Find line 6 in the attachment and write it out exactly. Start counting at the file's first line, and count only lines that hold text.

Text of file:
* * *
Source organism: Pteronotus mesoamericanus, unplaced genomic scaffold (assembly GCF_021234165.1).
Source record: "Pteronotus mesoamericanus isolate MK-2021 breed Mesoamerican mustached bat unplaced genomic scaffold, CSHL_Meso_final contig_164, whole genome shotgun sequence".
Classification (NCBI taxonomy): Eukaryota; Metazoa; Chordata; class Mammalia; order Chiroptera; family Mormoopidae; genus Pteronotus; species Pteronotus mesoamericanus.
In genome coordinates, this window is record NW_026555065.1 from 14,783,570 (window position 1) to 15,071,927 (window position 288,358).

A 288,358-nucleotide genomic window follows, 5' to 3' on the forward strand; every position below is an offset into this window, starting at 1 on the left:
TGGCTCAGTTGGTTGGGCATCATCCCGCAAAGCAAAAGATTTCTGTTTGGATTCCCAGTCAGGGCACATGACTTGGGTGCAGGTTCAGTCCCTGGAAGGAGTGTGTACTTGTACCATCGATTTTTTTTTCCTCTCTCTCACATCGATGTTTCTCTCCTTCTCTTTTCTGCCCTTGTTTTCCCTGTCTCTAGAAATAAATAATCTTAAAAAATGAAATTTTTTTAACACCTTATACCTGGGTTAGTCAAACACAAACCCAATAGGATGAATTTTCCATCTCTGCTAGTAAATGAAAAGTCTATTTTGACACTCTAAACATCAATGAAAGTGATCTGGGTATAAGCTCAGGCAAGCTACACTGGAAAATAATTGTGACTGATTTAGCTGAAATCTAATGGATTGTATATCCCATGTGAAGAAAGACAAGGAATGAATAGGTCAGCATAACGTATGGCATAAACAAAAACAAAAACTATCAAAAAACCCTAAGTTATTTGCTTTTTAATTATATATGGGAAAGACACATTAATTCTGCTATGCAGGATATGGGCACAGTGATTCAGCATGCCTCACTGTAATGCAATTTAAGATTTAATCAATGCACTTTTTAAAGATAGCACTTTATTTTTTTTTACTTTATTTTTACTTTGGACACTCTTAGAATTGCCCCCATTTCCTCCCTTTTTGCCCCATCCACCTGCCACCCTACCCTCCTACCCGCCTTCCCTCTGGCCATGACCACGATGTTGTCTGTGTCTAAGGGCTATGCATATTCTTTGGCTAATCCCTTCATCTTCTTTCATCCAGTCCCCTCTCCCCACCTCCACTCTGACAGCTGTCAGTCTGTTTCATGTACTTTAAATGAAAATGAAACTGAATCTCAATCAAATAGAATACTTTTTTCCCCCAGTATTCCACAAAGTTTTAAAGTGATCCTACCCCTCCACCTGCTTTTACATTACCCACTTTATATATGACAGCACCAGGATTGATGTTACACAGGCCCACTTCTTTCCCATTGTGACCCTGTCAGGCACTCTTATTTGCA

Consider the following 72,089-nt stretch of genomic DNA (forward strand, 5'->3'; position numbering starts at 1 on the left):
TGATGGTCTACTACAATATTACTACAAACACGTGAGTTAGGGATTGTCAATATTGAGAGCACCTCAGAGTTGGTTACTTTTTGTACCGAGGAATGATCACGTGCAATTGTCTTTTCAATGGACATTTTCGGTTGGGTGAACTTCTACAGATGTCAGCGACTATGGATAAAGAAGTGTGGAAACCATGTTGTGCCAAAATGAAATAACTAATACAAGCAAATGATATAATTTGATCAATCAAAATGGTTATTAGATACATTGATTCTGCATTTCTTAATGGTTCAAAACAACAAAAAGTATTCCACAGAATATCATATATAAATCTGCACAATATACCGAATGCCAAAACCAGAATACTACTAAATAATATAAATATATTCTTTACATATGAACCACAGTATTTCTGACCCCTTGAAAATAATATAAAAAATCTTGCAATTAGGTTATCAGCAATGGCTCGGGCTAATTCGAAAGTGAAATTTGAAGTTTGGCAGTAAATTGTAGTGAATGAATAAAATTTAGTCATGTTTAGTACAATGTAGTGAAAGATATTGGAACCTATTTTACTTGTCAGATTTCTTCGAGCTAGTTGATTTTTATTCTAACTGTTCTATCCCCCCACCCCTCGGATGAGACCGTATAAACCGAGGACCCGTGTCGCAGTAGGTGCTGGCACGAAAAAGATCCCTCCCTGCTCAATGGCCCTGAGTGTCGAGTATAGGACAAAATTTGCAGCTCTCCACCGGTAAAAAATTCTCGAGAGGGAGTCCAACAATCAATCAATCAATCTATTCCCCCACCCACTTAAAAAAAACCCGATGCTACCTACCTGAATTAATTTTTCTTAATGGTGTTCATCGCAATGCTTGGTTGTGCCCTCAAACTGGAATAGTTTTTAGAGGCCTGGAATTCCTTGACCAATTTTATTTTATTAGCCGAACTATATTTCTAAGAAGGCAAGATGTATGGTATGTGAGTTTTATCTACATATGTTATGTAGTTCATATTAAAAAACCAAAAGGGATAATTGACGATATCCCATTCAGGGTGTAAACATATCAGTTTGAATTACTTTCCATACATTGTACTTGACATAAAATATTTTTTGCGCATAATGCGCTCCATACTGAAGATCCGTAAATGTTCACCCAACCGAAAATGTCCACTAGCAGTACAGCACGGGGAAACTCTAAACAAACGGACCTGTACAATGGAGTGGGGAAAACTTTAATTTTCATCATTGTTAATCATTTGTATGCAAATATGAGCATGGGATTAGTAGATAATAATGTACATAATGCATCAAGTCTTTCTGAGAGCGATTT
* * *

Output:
TGGCTCAGTTGGTTGGGCATCATCCCGCAAAGCAAAAGATTTCTGTTTGGATTCCCAGTCAGGGCACATGACTTGGGTGCAGGTTCAGTCCCTGGAAGGAGTGTGTACTTGTACCATCGATTTTTTTTTCCTCTCTCTCACATCGATGTTTCTCTCCTTCTCTTTTCTGCCCTTGTTTTCCCTGTCTCTAGAAATAAATAATCTTAAAAAATGAAATTTTTTTAACACCTTATACCTGGGTTAGTCAAACACAAACCCAATAGGATGAATTTTCCATCTCTGCTAGTAAATGAAAAGTCTATTTTGACACTCTAAACATCAATGAAAGTGATCTGGGTATAAGCTCAGGCAAGCTACACTGGAAAATAATTGTGACTGATTTAGCTGAAATCTAATGGATTGTATATCCCATGTGAAGAAAGACAAGGAATGAATAGGTCAGCATAACGTATGGCATAAACAAAAACAAAAACTATCAAAAAACCCTAAGTTATTTGCTTTTTAATTATATATGGGAAAGACACATTAATTCTGCTATGCAGGATATGGGCACAGTGATTCAGCATGCCTCACTGTAATGCAATTTAAGATTTAATCAATGCACTTTTTAAAGATAGCACTTTATTTTTTTTTACTTTATTTTTACTTTGGACACTCTTAGAATTGCCCCCATTTCCTCCCTTTTTGCCCCATCCACCTGCCACCCTACCCTCCTACCCGCCTTCCCTCTGGCCATGACCACGATGTTGTCTGTGTCTAAGGGCTATGCATATTCTTTGGCTAATCCCTTCATCTTCTTTCATCCAGTCCCCTCTCCCCACCTCCACTCTGACAGCTGTCAGTCTGTTTCATGTACTTTAAATGAAAATGAAACTGAATCTCAATCAAATAGAATACTTTTTTCCCCCAGTATTCCACAAAGTTTTAAAGTGATCCTACCCCTCCACCTGCTTTTACATTACCCACTTTATATATGACAGCACCAGGATTGATGTTACACAGGCCCACTTCTTTCCCATTGTGACCCTGTCAGGCACTCTTATTTGCA